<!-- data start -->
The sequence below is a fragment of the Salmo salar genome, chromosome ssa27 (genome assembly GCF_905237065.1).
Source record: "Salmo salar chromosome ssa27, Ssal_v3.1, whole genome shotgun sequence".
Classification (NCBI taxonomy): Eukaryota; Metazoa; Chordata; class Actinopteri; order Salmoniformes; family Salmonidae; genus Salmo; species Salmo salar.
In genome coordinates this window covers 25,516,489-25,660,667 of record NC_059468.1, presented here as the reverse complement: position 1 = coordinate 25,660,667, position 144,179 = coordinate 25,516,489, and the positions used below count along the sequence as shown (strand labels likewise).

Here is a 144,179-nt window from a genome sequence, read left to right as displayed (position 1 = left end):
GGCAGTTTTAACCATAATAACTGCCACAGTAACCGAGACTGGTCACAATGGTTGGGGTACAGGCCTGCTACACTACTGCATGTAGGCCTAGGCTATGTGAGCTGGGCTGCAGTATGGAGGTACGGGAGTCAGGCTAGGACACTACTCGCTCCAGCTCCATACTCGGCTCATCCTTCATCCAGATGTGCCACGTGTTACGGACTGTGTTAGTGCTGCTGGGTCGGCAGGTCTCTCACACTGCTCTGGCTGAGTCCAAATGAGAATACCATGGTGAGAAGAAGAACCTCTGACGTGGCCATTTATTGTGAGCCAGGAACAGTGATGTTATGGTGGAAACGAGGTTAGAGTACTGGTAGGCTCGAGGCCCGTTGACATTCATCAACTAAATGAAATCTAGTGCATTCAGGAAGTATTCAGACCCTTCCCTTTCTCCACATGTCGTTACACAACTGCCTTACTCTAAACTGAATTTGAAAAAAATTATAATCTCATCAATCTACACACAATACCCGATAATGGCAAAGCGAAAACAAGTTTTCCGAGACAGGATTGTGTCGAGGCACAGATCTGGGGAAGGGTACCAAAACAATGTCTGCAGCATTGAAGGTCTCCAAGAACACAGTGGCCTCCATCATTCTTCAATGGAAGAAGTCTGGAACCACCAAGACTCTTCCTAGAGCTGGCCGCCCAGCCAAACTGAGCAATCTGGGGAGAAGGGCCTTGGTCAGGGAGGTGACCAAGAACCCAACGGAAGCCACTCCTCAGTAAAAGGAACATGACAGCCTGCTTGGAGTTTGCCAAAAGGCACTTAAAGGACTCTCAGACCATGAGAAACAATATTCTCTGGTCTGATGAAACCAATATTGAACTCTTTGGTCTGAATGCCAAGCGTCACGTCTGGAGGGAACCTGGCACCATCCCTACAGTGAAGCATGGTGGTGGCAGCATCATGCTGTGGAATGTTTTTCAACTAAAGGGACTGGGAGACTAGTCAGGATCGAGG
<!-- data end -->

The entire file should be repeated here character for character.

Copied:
The sequence below is a fragment of the Salmo salar genome, chromosome ssa27 (genome assembly GCF_905237065.1).
Source record: "Salmo salar chromosome ssa27, Ssal_v3.1, whole genome shotgun sequence".
Classification (NCBI taxonomy): Eukaryota; Metazoa; Chordata; class Actinopteri; order Salmoniformes; family Salmonidae; genus Salmo; species Salmo salar.
In genome coordinates this window covers 25,516,489-25,660,667 of record NC_059468.1, presented here as the reverse complement: position 1 = coordinate 25,660,667, position 144,179 = coordinate 25,516,489, and the positions used below count along the sequence as shown (strand labels likewise).

Here is a 144,179-nt window from a genome sequence, read left to right as displayed (position 1 = left end):
GGCAGTTTTAACCATAATAACTGCCACAGTAACCGAGACTGGTCACAATGGTTGGGGTACAGGCCTGCTACACTACTGCATGTAGGCCTAGGCTATGTGAGCTGGGCTGCAGTATGGAGGTACGGGAGTCAGGCTAGGACACTACTCGCTCCAGCTCCATACTCGGCTCATCCTTCATCCAGATGTGCCACGTGTTACGGACTGTGTTAGTGCTGCTGGGTCGGCAGGTCTCTCACACTGCTCTGGCTGAGTCCAAATGAGAATACCATGGTGAGAAGAAGAACCTCTGACGTGGCCATTTATTGTGAGCCAGGAACAGTGATGTTATGGTGGAAACGAGGTTAGAGTACTGGTAGGCTCGAGGCCCGTTGACATTCATCAACTAAATGAAATCTAGTGCATTCAGGAAGTATTCAGACCCTTCCCTTTCTCCACATGTCGTTACACAACTGCCTTACTCTAAACTGAATTTGAAAAAAATTATAATCTCATCAATCTACACACAATACCCGATAATGGCAAAGCGAAAACAAGTTTTCCGAGACAGGATTGTGTCGAGGCACAGATCTGGGGAAGGGTACCAAAACAATGTCTGCAGCATTGAAGGTCTCCAAGAACACAGTGGCCTCCATCATTCTTCAATGGAAGAAGTCTGGAACCACCAAGACTCTTCCTAGAGCTGGCCGCCCAGCCAAACTGAGCAATCTGGGGAGAAGGGCCTTGGTCAGGGAGGTGACCAAGAACCCAACGGAAGCCACTCCTCAGTAAAAGGAACATGACAGCCTGCTTGGAGTTTGCCAAAAGGCACTTAAAGGACTCTCAGACCATGAGAAACAATATTCTCTGGTCTGATGAAACCAATATTGAACTCTTTGGTCTGAATGCCAAGCGTCACGTCTGGAGGGAACCTGGCACCATCCCTACAGTGAAGCATGGTGGTGGCAGCATCATGCTGTGGAATGTTTTTCAACTAAAGGGACTGGGAGACTAGTCAGGATCGAGG